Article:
Welcome to my time-travelogue. The event will be my honeymoon with my beautiful bride Marie. Now, this isn’t your everyday honeymoon story but our travelogue documenting our trip to Washington D.C. from Dallas, Texas… on a motorcycle of all things!
The title shot was taken by my mentor, and friend Jim Law. When Jim learned of our upcoming marriage he volunteered to photograph our wedding. I will always be indebted to this man.
The next day we loaded up the motorcycle, a Honda Aspencade, and our trailer. Yes, we would be pulling a trailer. I had attached a luggage rack to the lid and this is where the chaise lounger would reside. Why would we need a chaise lounger? Well, my bride already knew that she would need a place to read and nap whilst her hubby was shooting photos. My camera kit consisted of a Canon A-1 plus various Canon lenses. My film stock, probably my all-time favorite, Kodachrome 64!
I had made a travel plan to get us to D.C. in a few days. As the sun was setting on the second day we decided to stop at a KOA campground in Benton, Arkansas. It was a beautiful fall day and evening. We ate supper at Browns Country Store and then headed back to our campsite. I found a nice location at the back of the campground and we had a little photoshoot. I set up the camera on my tripod and we did our first kissing self-portrait. I had painted a just married sign that I attached to the trailer, so when we pulled in to the campsite everyone knew we were newlyweds on our honeymoon. As the older folks in their travel trailers looked on we proceeded to take our photos. I thought it was a PERFECT end to the day.
We had set up the tent and my wife was getting everything ready for our first night to camp. I was outside starting to put all my camera equipment away when a drop of rain hit my arm. Within a few minutes it was pouring! Not wanting to leave my camera equipment on the motorcycle I detached the boot from the bike and lugged it into the tent. At this point it actually began to rain harder and the tent started to flood. I was getting furious that this was happening as this was the last thing I wanted on our honeymoon. In an effort to keep everything dry we started stacking it up in the center of the tent and then I made a campers worst mistake in a situation like this. I said, the only thing worse would be if the wind was blowing. As the last word left my lips the tent hit me square in the face. The rain started blowing through the tent fabric and the tent, with us inside, seemed at any moment on its way to OZ.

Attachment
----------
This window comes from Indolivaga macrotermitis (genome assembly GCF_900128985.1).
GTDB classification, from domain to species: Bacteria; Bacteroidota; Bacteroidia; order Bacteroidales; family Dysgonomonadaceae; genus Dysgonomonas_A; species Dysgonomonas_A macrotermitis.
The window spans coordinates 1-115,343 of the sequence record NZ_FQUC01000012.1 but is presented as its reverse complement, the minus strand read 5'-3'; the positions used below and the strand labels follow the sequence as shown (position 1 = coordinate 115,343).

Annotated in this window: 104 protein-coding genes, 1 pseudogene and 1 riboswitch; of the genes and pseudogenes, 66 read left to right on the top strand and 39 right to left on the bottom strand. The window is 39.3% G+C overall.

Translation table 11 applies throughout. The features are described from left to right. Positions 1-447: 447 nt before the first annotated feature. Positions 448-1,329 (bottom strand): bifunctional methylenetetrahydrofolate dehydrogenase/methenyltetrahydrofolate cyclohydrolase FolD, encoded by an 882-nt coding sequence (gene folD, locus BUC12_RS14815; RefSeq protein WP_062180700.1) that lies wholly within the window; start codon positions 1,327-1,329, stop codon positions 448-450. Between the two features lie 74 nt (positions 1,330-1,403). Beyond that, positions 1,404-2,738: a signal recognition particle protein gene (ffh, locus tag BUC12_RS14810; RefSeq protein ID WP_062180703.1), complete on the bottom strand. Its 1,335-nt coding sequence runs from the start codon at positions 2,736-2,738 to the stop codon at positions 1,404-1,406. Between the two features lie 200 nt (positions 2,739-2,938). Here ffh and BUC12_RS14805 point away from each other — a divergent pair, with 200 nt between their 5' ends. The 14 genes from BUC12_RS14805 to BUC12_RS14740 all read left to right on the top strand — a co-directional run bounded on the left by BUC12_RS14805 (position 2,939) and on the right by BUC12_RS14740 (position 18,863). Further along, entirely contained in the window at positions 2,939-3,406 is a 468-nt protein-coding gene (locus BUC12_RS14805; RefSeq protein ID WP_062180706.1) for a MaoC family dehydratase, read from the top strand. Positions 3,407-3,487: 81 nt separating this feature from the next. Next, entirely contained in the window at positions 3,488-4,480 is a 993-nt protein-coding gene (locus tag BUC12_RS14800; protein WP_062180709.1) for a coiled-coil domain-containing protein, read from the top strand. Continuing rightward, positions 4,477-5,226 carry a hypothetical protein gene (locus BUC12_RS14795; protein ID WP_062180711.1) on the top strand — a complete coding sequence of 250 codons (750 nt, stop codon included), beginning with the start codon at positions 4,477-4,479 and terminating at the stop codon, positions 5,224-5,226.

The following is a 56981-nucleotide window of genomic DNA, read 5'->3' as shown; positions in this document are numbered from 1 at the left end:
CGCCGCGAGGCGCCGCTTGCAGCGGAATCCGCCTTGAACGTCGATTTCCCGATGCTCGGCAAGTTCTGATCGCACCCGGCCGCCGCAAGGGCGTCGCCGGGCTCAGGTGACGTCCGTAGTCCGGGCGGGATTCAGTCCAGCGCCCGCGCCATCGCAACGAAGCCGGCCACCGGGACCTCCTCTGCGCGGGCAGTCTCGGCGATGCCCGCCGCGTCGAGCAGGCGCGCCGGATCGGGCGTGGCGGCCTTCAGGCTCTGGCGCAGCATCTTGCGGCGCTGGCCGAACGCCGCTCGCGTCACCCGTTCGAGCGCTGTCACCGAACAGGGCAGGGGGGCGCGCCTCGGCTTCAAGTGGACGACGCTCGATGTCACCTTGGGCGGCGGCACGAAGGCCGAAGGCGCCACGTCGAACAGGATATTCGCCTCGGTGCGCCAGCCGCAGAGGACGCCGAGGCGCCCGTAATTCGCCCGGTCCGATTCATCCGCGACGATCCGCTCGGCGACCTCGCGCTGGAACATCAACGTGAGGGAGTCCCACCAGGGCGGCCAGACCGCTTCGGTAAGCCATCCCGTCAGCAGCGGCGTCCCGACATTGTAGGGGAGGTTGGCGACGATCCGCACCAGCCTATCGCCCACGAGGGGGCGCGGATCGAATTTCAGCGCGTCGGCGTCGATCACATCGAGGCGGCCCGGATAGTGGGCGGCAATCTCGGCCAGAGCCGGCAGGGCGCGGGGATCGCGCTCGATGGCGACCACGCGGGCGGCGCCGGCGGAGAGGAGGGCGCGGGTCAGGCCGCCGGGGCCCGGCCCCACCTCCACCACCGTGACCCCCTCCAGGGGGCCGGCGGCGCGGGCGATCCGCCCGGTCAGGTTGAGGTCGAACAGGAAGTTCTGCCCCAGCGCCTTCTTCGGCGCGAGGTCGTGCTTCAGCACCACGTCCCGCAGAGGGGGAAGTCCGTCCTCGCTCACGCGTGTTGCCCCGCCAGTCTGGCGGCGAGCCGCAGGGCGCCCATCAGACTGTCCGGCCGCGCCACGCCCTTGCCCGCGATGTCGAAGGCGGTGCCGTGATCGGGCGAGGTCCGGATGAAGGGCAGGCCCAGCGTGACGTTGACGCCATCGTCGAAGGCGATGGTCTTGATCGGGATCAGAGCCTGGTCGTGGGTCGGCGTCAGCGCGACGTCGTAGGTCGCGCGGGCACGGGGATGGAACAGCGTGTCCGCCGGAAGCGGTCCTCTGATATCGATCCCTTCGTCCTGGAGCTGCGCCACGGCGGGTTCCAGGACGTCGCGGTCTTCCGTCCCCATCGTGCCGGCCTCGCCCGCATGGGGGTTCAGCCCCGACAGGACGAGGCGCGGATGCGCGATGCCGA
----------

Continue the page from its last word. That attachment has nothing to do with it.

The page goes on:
Marie had already changed clothes for the night so as we hurriedly moved everything to the center of the tent we came to the realization that she would have to change again, pack up and leave in the downpour. This meant she would have to get dressed in the midst of all that was happening and I would need to get our rain gear out of the trailer and start getting everything loaded up. Our little campsite came with a picnic table under a small metal canopy so I decided to stand on the table to get my rain gear on. In the frenzy of the moment I had grabbed up her helmet, which was oversized for me. As I stood up on the table my view of the cross beam was impaired by the helmet. BAM! I struck my helmeted head against the beam. I proceeded to put on my rain pants and stood up. BAM! I hit the beam again. At this point I’m so mad it seems I may burst a blood vessel in my forehead. As all this is happening to me Marie has hastily finished putting on the bare essentials and is now outside the tent. As she bends down to zip up the tent I look over from my position on the table and burst into uncontrolled laughter. In her haste getting dressed she had missed zipping up the back of her gaucho pants. She was mooning not only me but the campground full of RV’ers. It still makes us laugh. We call this story “ the moon over Benton”. We left the campground and located a hotel just down the road. After hanging all of our soaked gear up to dry we nestled into the warm, dry bed.
Needless to say we didn’t camp out again until we reached Bull Run State Park in Virginia.
With the dawn of the third day the previous nights disaster was already looking like a great story we could remember and tell. It’s at this point that Marie located a pay phone and called her folks to give them an update on our progress. I stood there whispering for her not to tell them where we were but the next thing I know she is saying we are in Benton, Arkansas. Marie related to me that as her mom relayed the information to the rest of the family, telling them we were in Benton, the whole group howled with laughter. You see, Benton, Arkansas is about a five hour drive from Dallas.
We took the late check-out and hit the road again. We had decided to retrace a tour of mine from 1978 so we stayed on the Interstate until reaching Memphis,Tennessee.
As we motored across the bridge spanning the Mississippi River we were treated to a spectacular sunset. It seemed all was right with the world again but as we exited onto Tennessee Hwy15/US64, a two lane back road that would take us to Smoky Mountain National Park, the rain started up again. Being a seasoned rider I had driven in every kind of weather you can imagine. The big difference now was I had a trailer attached and my new bride to consider. We talked about it and determined we should stop upon our next available opportunity. We eventually came to a little roadside set of cabins located in the town of Somerville, Tennessee. The place was deserted. (cue music from Psycho)